1. Let your pupils' voice be heard
When you report on or publicise pupil voice initiatives in your schools, do adults do the writing and talking, or do your students do it? If you're affiliated to the Specialist Schools and Academies Trust, there's a new opportunity for your students to spread the word. Gap-year student Laura Lindsay is working with the trust on a publication written by young people involved in pupil voice in their schools. "Most of what's published about student voice is written by adults," she says. "We want student contributions, and we're hoping to hear about a very wide range of activities that we can all learn from." Express interest by April 1. The article's deadline is June 23.
2. Make your feet do the talking
Consider linking your school to Feet of Green, billed as the biggest British Arctic expedition focused on education. This summer, explorers Alan Chambers MBE and Peter Herbert will walk across Greenland. Meanwhile, they're visiting schools to talk about the project, covering issues across the curriculum from climate change and PE to risk management and communications technology. Their website will have a wealth of resources, and during the expedition there will be a regular blog and a video diary. Schools on HTI Leadership's Go4iT initiative are already linked to the expedition and have competitions of their own based on it.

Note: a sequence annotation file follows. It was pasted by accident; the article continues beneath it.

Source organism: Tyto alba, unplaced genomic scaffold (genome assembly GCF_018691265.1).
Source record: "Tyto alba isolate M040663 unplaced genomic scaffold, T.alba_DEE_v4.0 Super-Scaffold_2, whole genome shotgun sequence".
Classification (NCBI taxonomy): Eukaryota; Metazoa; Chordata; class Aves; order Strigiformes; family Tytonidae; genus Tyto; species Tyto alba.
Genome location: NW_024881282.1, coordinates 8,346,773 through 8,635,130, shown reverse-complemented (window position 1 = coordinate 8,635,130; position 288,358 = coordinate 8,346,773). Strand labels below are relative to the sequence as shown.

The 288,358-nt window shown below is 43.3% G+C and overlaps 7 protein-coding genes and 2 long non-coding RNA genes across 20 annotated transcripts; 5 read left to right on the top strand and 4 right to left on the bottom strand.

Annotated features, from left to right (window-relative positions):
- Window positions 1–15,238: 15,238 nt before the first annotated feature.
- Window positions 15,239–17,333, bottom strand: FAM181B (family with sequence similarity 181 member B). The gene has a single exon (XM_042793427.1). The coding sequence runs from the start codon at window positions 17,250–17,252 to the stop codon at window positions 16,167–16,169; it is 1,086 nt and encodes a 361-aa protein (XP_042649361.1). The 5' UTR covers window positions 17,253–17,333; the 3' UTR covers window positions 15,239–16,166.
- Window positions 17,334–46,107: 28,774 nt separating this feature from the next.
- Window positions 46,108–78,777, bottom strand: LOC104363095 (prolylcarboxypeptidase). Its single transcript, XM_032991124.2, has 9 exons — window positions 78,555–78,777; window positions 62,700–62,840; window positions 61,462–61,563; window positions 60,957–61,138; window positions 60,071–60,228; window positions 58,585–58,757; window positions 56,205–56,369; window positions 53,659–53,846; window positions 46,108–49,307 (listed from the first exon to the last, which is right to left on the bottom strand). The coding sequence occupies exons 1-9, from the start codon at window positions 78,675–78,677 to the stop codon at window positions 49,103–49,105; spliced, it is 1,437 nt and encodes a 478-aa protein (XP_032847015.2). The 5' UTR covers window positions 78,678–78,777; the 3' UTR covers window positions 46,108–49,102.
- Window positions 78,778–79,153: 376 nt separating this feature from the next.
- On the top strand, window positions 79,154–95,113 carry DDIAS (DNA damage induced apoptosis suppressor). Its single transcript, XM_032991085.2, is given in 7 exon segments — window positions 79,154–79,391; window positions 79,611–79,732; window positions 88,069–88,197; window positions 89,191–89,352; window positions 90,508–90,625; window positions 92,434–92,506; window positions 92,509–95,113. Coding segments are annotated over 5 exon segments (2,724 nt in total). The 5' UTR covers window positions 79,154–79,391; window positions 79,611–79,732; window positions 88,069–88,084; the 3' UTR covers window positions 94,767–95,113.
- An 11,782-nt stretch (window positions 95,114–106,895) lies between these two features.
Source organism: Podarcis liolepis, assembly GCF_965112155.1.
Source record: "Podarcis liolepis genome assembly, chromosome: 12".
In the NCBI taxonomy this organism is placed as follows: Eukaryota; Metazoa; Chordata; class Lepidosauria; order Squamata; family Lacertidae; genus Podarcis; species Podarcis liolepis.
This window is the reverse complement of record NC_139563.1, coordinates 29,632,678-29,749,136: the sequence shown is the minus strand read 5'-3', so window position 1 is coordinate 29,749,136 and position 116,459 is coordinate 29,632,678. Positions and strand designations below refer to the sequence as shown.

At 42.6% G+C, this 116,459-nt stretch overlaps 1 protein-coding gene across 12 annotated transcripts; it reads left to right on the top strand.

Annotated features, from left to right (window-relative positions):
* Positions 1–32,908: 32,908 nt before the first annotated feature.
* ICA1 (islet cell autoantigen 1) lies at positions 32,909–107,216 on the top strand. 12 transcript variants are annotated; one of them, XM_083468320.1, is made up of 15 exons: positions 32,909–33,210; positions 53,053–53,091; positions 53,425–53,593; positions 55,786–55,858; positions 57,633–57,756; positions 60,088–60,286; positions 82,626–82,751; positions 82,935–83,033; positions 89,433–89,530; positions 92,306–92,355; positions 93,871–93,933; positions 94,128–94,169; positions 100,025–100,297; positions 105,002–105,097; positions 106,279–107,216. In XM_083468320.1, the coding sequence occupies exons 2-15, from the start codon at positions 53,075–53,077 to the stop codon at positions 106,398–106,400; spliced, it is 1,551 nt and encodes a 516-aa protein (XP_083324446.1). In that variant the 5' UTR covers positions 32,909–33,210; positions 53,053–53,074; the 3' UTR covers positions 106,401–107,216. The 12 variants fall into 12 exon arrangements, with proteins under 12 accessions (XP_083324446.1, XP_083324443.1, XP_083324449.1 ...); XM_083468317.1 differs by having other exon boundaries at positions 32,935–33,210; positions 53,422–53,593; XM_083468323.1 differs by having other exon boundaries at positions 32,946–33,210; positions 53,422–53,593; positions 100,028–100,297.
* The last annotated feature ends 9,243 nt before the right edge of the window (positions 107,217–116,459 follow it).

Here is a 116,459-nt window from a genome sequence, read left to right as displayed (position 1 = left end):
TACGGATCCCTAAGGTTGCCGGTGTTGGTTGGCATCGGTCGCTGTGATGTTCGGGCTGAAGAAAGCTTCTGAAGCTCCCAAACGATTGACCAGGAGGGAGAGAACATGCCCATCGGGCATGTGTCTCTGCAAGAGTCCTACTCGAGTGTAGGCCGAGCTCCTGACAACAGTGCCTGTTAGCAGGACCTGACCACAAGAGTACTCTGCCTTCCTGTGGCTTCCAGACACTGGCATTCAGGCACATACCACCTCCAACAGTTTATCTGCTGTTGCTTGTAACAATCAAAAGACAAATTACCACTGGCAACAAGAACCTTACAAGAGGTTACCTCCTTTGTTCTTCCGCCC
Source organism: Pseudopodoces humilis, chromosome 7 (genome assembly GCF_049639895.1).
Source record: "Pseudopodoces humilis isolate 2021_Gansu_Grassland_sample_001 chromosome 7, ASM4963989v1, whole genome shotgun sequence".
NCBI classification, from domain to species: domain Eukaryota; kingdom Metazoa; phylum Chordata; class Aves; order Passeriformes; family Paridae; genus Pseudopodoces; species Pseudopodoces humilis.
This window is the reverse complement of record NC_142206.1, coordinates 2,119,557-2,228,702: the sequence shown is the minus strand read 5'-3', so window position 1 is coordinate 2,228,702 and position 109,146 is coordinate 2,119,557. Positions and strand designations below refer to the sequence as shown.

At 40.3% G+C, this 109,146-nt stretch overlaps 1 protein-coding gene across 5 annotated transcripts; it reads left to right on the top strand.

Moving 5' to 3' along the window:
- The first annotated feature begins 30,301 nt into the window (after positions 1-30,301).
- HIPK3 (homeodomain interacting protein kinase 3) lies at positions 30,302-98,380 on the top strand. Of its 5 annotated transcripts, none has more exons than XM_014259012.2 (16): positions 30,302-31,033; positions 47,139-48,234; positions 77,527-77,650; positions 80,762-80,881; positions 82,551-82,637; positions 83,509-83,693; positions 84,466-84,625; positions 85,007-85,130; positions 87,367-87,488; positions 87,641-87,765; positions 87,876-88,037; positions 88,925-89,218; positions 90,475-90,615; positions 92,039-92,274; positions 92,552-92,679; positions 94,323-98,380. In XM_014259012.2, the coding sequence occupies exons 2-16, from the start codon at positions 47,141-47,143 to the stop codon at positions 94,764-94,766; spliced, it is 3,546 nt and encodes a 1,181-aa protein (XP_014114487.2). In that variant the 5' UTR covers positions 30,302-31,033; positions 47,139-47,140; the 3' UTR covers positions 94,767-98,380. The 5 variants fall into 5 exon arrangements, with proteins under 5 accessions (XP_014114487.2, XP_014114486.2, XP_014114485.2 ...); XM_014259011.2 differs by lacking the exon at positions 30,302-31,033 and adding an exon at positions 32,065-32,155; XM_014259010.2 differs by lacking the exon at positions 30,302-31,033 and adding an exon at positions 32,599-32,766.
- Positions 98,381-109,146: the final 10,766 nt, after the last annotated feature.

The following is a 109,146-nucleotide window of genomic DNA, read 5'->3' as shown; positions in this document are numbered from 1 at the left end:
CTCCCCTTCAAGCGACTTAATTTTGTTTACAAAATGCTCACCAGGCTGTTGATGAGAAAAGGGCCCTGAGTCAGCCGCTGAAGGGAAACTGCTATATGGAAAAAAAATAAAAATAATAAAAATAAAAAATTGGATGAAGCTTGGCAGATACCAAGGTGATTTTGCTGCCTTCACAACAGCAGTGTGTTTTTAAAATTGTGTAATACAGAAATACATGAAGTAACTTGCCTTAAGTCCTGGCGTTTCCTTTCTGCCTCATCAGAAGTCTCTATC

3. More to leadership than sport
You probably already have some over-14s working for the level 1 Sports Leadership Award, especially if you're a sports college. Many schools find it a real turn-on for youngsters who need a bit of a boost to their motivation and self-esteem. Did you know, though, that there's now a modern foreign languages leader award, run by Sports Leaders UK in the same way? As Martin Cannon of Sports Leaders says: "It's not so surprising really. We're about leadership and social skills, not just about sport." Are other subjects on the way? Maybe. I understand maths is being looked at, for example. Look into it.
4. Nothing brief about debriefing
Do you debrief? Recently, I have heard two people use the term - one of them was Peter Herbert the explorer mentioned in No 2 (above); another was someone in the military. I realised as I listened that where you or I, after an activity or an experience - Ofsted, a training day, a school outing - might have a discussion and make a few notes, a real debrief consists of a long, persistent, perhaps tiring questioning and dissection of every detail of what's happened. "That's the only way you prevent the same mistakes happening again," says Mr Herbert. It's worth thinking about.
5. You're worth it
Think about professional development for your school business manager. The National College for School Leadership already offers a certificate and a diploma in school business management. Now, reflecting the rapid growth in the quality and the number of people in these key positions, the college has just announced a third level of qualification - the advanced diploma of school business management.
Send your contributions or suggestions for this column to Gerald Haigh at email@example.com.